On the global speculation front, the yield-chasing frenzy inspired by dovish monetary policy in the developed world (namely the U.S. and the E.U.) and QE2 speculation has prompted foreign investors to buy a total of $35.5 billion of Indian equities and bonds YTD – up 93% YoY vs. the full-year 2009 total of $18.4 billion. In recent months we’ve seen India get more comfortable with foreign participation in their capital markets, as evidenced by Prime Minsiter Manmohan Singh’s recent decision to increase the overseas investment cap on Indian government and corporate bonds by $5 billion to $30 billion each. In light of such favorability, foreign holdings of India’s corporate and government debt has more than doubled in 2010 to a record $17.4 billion as of September.


Two things here are cause for alarm in our opinion: 1) foreign investor participation is volatile and can be withdrawn in a heartbeat and 2) India itself may eventually clamp down on yield-chasing capital seeking to enter the country as it did in October 2007 – just three months before the prior peak in the Sensex. Keep in mind that foreign investors withdrew $14.84 billion from Indian equities in 2008, which contributed to the 2008-09 crash in the Sensex. At $15.62 billion through September of this year, foreign investors have plowed capital back into India equities, which suggests a substantial amount of damage could be done should they feel compelled to withdraw for any reason.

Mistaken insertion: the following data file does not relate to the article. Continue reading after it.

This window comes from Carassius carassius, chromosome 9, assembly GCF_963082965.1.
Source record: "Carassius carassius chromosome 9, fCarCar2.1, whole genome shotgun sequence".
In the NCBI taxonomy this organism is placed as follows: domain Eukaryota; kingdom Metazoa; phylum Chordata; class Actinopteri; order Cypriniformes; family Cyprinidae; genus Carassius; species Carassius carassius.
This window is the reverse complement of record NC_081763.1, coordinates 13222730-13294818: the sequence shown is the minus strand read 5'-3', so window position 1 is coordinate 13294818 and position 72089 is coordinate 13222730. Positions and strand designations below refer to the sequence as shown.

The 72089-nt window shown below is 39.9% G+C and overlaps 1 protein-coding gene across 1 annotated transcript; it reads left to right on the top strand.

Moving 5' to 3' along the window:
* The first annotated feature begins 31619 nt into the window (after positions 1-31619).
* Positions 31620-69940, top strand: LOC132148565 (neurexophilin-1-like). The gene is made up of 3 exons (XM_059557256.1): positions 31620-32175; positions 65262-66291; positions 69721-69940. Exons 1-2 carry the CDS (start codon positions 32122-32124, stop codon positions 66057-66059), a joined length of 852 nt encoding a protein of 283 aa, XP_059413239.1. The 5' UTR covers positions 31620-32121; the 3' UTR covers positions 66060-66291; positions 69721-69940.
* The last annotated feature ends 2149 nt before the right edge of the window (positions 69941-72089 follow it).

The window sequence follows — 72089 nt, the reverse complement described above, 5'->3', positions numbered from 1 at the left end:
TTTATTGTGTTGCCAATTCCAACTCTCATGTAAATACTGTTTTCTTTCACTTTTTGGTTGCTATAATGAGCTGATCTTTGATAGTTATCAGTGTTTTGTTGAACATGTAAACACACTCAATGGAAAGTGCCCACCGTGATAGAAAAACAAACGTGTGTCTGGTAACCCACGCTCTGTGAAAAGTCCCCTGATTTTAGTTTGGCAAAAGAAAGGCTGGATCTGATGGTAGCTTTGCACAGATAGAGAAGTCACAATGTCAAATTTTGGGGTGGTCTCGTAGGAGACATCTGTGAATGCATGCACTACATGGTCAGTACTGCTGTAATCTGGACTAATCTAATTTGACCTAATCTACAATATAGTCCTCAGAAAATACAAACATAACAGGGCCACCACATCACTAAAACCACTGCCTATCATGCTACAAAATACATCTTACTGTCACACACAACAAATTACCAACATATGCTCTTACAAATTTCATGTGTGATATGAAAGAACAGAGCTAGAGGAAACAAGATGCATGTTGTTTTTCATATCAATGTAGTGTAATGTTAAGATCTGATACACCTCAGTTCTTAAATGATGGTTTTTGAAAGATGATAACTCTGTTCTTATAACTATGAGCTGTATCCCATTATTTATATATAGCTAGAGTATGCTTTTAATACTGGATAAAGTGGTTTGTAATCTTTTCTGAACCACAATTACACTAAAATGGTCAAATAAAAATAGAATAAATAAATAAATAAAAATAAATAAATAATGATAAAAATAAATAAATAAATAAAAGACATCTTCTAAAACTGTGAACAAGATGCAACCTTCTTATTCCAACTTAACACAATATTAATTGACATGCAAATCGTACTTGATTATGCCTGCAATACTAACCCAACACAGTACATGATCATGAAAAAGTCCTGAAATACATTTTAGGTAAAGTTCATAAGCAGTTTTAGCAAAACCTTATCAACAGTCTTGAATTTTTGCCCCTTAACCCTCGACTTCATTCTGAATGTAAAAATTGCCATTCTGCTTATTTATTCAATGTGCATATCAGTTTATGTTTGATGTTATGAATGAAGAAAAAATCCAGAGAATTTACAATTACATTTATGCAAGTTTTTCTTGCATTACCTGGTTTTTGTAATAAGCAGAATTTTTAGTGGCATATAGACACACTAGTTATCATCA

As we mentioned at the outset of this report, interconnected global risk continues to remain quite elevated and global risk aversion will surely lead to a major correction in the Sensex, which is trading near its all-time high. To that point, since Bernanke dared the world to lever up and take on risk in Jackson Hole on 8/27, the Sensex is up +16.3% and has an inverse correlation of 0.91 to the U.S. dollar. Should the dollar catch a meaningful bid over the near-to-intermediate term, which we believe it will for a variety of reasons (not the least of which are accelerating sovereign debt concerns out of Europe’s periphery), expect to see a major correction in Indian equities.